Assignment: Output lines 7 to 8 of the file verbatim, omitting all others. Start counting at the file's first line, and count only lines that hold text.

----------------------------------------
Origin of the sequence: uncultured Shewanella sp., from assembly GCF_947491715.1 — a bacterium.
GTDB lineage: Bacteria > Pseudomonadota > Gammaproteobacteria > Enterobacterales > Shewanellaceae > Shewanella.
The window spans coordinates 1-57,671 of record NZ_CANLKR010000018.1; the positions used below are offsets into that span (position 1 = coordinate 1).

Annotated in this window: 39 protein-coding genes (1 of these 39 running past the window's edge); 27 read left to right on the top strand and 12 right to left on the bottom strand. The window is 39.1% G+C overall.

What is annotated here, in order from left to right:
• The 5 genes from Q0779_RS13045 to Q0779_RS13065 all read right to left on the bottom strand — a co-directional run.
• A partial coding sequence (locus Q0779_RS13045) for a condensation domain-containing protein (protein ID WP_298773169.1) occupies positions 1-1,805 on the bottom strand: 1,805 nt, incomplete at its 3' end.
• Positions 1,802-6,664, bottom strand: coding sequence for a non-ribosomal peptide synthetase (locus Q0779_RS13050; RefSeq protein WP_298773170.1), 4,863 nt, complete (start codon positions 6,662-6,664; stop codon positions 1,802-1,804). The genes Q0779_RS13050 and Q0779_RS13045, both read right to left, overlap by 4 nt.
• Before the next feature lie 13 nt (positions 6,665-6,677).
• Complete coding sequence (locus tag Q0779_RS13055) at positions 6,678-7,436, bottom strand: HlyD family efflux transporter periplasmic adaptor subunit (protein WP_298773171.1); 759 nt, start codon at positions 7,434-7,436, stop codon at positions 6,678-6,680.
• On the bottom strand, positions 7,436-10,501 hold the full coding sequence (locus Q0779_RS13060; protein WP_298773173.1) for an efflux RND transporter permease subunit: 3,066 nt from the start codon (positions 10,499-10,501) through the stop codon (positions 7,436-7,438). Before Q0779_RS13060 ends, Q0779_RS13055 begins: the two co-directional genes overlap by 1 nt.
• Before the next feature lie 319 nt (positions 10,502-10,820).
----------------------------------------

• A partial coding sequence (locus Q0779_RS13045) for a condensation domain-containing protein (protein ID WP_298773169.1) occupies positions 1-1,805 on the bottom strand: 1,805 nt, incomplete at its 3' end.
• Positions 1,802-6,664, bottom strand: coding sequence for a non-ribosomal peptide synthetase (locus Q0779_RS13050; RefSeq protein WP_298773170.1), 4,863 nt, complete (start codon positions 6,662-6,664; stop codon positions 1,802-1,804). The genes Q0779_RS13050 and Q0779_RS13045, both read right to left, overlap by 4 nt.